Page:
Last night the Wendy Davis campaign released its fundraising numbers and generated the hoped-for headlines: “Wendy Davis Outraises Greg Abbott in Texas Gov Race”:
Davis said she raised more than $12.2 million from July through December, while Abbott brought in $11.5 million over the same period. But Abbott, the state attorney general, now has $27 million in the bank for the race to succeed outgoing Gov. Rick Perry in the GOP stronghold.
Davis, a state senator from Fort Worth, did not state her cash on hand. She has an uphill battle in Texas, which hasn’t elected a Democrat as governor since Ann Richards in 1990. Political experts estimate it will take $40 million for a candidate to mount a successful campaign in a state where expensive TV ads are necessary.
In addition to the caveat that she didn’t report her cash on hand (she’ll have to do so later today, the deadline to file), a number of commentators, and the Abbott campaign, were quick to point out that the $12.2 million to $11.5 million comparison was not exactly apples to apples. The Davis campaign actually raised $8.7 million, while $3.5 million was hauled in by a separate PAC, the Texas Victory Committee, a joint fundraising effort between her campaign and Battleground Texas, a national Democratic organizing and get-out-the-vote PAC.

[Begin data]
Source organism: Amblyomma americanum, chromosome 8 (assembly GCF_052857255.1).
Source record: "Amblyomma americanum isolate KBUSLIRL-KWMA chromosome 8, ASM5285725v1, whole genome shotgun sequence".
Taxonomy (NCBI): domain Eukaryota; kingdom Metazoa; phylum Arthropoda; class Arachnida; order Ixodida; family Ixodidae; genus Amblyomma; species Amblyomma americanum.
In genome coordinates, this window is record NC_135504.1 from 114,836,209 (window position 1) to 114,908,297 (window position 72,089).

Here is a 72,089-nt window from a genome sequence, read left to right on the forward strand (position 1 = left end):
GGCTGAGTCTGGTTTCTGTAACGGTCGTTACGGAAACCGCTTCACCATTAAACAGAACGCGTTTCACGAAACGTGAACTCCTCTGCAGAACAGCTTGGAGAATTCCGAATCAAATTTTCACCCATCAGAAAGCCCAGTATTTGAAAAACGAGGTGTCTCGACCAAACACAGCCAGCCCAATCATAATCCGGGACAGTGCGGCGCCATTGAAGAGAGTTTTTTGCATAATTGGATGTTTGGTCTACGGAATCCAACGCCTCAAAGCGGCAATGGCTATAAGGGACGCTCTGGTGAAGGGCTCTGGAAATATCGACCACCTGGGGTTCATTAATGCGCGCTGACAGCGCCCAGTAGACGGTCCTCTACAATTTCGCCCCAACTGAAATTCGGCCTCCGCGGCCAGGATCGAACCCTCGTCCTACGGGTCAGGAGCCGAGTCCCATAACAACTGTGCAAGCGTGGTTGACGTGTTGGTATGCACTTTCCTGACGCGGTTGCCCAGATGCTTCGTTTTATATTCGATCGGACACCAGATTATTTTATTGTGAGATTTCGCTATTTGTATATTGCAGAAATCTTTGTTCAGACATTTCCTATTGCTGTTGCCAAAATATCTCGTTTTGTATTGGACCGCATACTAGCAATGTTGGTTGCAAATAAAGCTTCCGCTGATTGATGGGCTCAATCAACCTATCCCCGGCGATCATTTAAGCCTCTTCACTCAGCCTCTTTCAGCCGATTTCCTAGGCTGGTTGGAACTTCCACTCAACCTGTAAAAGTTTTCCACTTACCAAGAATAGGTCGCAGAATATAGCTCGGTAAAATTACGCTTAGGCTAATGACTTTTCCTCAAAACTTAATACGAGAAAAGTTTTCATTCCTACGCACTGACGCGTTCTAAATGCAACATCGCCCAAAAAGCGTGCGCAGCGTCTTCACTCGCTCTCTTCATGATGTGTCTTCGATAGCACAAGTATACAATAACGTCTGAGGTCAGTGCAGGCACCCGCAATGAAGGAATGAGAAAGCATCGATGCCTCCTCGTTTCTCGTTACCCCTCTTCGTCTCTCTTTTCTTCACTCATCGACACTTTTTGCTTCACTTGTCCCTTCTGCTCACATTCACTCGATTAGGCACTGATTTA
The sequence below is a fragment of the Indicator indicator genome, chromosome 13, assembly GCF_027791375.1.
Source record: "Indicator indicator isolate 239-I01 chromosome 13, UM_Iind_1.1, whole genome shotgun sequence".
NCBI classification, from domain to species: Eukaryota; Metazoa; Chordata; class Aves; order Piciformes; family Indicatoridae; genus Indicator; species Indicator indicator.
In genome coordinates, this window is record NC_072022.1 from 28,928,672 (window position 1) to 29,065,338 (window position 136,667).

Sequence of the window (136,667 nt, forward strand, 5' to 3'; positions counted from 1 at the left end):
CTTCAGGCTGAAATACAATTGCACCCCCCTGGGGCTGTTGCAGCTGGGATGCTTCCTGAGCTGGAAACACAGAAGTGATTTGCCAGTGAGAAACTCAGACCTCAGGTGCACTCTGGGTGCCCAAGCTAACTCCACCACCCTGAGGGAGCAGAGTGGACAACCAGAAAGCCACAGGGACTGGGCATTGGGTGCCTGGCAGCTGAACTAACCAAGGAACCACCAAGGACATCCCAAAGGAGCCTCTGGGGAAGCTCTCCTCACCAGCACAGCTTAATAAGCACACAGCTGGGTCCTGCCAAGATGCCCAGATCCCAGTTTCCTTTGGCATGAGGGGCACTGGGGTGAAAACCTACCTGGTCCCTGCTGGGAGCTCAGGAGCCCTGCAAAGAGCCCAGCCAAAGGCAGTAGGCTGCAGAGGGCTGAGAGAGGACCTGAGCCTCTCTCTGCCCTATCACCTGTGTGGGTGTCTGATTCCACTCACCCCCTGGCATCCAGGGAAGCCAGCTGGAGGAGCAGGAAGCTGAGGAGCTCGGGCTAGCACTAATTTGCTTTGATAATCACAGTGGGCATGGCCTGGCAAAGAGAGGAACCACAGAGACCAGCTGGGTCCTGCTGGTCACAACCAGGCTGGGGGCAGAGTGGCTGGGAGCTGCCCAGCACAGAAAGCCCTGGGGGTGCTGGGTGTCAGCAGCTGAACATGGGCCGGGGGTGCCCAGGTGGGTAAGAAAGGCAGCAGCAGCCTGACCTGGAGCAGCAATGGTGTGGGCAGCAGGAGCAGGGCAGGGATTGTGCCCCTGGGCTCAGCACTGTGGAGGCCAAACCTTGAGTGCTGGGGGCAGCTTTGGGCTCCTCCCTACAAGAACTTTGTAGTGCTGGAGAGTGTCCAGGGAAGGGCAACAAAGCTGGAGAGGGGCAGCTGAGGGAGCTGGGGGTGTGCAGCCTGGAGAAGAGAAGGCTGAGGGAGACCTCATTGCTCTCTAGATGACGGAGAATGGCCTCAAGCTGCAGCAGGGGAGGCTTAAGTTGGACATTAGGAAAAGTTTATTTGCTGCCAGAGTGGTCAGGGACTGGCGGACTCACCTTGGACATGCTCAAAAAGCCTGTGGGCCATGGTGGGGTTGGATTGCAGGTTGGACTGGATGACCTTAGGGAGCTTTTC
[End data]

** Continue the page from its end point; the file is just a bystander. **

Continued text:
The Davis campaign maintains that all of the funds will be spent toward electing Davis, so it makes sense to tally them up into one figure.
One benefit of creating the separate joint fundraising committee, Rice University political scientist Mark Jones explained to the Austin Statesman, is that it “could, theoretically (only a review of the actual donors and the amounts they contribute will tell), serve as a conduit for some out of state donors to support Davis without their contributions providing additional fodder for attack ads against her by the Abbott campaign, with claims such as ’liberals from California and New York are bankrolling the Davis campaign.’”
Underscoring what is likely to be a campaign theme, Abbott reported that 97 percent of his donors came from Texas. “This is a campaign by Texans, for Texans, and Greg Abbott is humbled and excited by the widespread support from across the state,” his campaign manager, Wayne Hamilton, said in a statement.